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CHAP. 32. (17.)—THE LOTUS.

Africa, too, at least that part of it which looks towards our shores, produces a remarkable tree, the lotus,1 by some known as the "celtis," which has also been naturalized in Italy,2 though it has been somewhat modified by the change of soil. The finest quality of lotus is that found in the vicinity of the Syrtes and among the Nasamones. It is the same size as the pear-tree, although Cornelius Nepos states to the effect that it is but short. The leaves have numerous incisions, just as with those of the holm-oak. There are many varieties of the lotus, which are characterized more particularly by the difference in their respective fruits. The fruit is of about the size of a bean, and its colour is that of saffron, though before it is ripe it is continually changing its tints, like the grape. It has branches thickly set with leaves, like the myrtle, and not, as with us in Italy, like the cherry. In the country to which this tree is indigenous, the fruit of it is so remarkably sweet and luscious, that it has even given its name to a whole territory, and to a nation3 who, by their singular hospitality, have even seduced strangers who have come among them, to lose all remembrance of their native country. It is said also, that those who eat this fruit are subject to no maladies of the stomach. The fruit which has no stone in the inside is the best: this stone in the other kind seems to be of an osseous nature. A wine is also extracted from this fruit very similar to honied wine; according to Nepos, however, it will not last above ten days; he states also that the berries are chopped up with alica,4 and then put away in casks for the table. Indeed, we read that armies have been fed upon this food when marching to and fro through the territory of Africa. The wood is of a black colour, and is held in high esteem for making flutes; from the root also they manufacture handles for knives, and various other small articles.

Such is the nature of the tree that is so called in Africa; the same name being also given to a certain5 herb, and to a stalk6 that grows in Egypt belonging to the marsh plants. This last plant springs up when the waters of the Nile have retired after its overflow: its stalk is similar to that of the bean, and its leaves are numerous and grow in thick clusters, but are shorter and more slender than those of the bean. The fruit grows on the head of the plant, and is similar in appearance to a poppy in its indentations7 and all its other characteristics; within there are small grains, similar to those of millet.8 The inhabitants lay these heads in large heaps, and there let them rot, after which they separate the grain from the residue by washing, and then dry it; when this is done they pound it, and then use it as flour for making a kind of bread. What is stated in addition to these particulars, is a very singular9 fact; it is said that when the sun sets, these poppy-heads shut and cover themselves in the leaves, and at sun-rise they open again; an alternation which continues until the fruit is perfectly ripe, and the flower, which is white, falls off.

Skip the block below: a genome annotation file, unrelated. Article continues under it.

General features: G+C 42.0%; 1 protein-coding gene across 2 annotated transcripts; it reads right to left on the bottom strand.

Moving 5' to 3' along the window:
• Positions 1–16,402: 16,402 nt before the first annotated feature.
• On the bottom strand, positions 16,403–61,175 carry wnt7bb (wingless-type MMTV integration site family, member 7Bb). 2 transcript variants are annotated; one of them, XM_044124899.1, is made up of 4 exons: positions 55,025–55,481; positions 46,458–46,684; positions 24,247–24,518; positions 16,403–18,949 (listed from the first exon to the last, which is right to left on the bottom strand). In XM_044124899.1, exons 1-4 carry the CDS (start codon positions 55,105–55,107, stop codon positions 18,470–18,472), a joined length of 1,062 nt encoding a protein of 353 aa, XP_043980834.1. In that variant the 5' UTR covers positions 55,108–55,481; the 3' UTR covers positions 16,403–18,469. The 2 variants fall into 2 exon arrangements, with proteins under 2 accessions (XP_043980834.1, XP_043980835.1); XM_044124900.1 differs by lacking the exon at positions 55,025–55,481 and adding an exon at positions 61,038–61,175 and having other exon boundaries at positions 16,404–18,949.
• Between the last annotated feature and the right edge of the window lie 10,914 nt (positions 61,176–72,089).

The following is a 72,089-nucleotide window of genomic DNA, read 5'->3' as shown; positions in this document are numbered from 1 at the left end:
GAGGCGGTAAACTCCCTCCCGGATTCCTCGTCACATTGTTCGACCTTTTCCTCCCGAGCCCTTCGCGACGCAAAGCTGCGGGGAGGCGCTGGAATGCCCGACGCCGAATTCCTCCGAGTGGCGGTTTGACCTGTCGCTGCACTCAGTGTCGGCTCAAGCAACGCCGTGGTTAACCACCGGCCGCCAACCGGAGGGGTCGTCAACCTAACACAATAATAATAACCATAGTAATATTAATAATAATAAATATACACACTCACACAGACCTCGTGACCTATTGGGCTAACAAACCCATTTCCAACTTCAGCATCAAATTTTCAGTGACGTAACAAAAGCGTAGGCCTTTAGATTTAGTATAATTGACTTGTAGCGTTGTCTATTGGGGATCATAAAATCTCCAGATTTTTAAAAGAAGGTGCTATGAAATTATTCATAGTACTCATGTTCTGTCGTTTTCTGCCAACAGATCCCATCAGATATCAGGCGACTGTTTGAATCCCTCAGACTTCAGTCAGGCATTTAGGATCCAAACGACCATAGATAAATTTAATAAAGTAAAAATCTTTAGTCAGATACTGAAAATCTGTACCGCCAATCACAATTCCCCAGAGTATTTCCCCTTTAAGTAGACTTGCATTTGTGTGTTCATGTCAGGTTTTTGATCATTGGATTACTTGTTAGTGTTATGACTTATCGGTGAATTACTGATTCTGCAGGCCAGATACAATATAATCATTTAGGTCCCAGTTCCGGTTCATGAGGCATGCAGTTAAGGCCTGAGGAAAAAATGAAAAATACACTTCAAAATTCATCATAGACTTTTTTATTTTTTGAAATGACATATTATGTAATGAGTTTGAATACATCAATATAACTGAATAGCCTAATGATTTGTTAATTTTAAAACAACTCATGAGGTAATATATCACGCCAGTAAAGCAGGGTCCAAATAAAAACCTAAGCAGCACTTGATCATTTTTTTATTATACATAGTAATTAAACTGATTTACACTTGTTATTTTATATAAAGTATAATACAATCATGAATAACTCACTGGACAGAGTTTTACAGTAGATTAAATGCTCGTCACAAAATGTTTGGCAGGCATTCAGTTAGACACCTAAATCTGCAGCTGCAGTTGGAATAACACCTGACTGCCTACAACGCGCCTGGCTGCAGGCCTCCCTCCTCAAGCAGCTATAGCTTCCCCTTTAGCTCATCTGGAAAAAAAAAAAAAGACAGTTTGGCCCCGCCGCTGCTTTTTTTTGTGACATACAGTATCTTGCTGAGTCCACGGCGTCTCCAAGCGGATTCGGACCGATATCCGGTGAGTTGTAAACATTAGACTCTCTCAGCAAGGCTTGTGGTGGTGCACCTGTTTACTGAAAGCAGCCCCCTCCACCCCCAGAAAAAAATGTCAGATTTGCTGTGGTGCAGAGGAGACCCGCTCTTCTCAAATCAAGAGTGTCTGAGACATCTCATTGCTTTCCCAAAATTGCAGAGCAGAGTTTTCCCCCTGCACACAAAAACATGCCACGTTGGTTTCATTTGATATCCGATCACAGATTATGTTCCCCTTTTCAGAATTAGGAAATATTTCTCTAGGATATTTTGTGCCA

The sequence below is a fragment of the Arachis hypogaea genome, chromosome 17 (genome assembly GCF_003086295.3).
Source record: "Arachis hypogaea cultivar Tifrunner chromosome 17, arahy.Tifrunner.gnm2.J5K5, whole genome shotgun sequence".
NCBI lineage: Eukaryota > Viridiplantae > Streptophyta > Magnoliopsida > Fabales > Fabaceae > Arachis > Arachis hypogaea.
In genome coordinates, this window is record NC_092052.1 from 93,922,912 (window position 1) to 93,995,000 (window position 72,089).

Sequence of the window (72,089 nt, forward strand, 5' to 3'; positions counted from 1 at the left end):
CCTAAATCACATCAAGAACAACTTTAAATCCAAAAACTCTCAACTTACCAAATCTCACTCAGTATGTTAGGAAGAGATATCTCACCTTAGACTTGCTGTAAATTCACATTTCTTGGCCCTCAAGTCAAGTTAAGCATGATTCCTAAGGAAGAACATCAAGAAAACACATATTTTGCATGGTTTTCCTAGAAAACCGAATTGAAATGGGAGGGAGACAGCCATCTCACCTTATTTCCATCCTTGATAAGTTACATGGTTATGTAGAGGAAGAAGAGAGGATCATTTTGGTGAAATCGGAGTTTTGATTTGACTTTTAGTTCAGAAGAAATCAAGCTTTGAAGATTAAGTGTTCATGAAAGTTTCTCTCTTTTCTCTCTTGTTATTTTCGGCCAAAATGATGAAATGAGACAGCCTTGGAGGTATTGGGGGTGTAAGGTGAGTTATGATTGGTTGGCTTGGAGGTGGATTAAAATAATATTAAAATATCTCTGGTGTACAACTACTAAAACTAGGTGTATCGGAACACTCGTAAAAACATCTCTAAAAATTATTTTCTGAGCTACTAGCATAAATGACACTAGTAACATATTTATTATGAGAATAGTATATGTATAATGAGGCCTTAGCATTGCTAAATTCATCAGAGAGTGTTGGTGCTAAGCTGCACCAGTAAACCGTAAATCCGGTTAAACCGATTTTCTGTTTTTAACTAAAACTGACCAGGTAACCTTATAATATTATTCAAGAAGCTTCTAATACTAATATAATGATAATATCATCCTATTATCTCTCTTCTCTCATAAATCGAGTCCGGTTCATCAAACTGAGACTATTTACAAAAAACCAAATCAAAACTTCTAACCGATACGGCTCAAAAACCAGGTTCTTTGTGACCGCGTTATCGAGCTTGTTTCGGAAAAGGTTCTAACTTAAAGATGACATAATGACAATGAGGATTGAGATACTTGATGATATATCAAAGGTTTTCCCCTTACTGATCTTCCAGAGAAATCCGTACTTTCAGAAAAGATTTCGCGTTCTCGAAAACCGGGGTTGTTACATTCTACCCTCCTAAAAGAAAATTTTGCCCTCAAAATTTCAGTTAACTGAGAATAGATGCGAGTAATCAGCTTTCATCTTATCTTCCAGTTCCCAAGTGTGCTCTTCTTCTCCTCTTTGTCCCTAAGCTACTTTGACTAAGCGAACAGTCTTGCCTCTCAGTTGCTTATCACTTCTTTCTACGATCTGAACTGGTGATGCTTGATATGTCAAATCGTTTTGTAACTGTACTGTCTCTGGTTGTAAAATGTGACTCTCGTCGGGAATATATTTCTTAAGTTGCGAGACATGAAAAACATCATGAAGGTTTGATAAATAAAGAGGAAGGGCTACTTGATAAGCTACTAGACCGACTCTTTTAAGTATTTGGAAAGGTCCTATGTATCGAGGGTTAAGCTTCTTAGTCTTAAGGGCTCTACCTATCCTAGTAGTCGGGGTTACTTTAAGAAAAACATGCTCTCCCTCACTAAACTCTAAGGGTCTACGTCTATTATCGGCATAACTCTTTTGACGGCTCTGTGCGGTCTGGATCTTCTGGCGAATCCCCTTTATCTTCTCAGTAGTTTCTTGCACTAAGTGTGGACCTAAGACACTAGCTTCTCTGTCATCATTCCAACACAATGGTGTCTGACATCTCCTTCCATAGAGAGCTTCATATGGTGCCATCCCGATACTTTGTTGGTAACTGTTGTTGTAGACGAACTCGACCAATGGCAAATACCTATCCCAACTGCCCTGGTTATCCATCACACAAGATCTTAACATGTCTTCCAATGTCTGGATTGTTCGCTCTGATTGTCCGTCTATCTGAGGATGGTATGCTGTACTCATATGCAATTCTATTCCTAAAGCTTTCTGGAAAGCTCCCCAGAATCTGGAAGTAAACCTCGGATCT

(18.) Even more than this, of the lotus of the Euphrates,10 it is said that the head and flower of the plant, at nightfall, sink into the water, and there remain till midnight, so deep in the water, that on thrusting in one's arm, the head cannot be reached: after midnight it commences to return upwards, and gradually becomes more and more erect till sunrise, when it emerges entirely from the water and opens its flower; after which it still continues to rise, until at last it is to be seen raised quite aloft, high above the level of the water. This lotus has a root about the size of a quince, enveloped in a black skin, similar to that with which the chesnut is covered. The substance that lies within this skin is white, and forms very pleasant food, but is better cooked, either in water or upon hot ashes, then in a raw state. Swine fatten upon nothing better than the peelings of this root.

1 The Rhamnus lotus of Linnæus; the Zizyphus lotus of Desfontaines.

2 The Celtis australis of Linnæus. Fée remarks that Pliny is in error in giving the name of Celtis to the lotus of Africa.

3 The Lotophagi. See B. v. c. 7.

4 A kind of grain diet. See B. xviii. c. 29, and B. xxii. c. 61.

5 The Melilotus officinalis of Linnæus.

6 The Nymphæaa Nelumbo of Linnæus, or Egyptian bean.

7 He speaks of the indentations on the surface of the poppy-head.

8 See B. xxii. c. 28.

9 Fée remarks that there is nothing singular about it, the sun more or less exercising a similar influence on all plants.

10 The same as the Nymphæa Nelumbo of the Nile, according to Fée .

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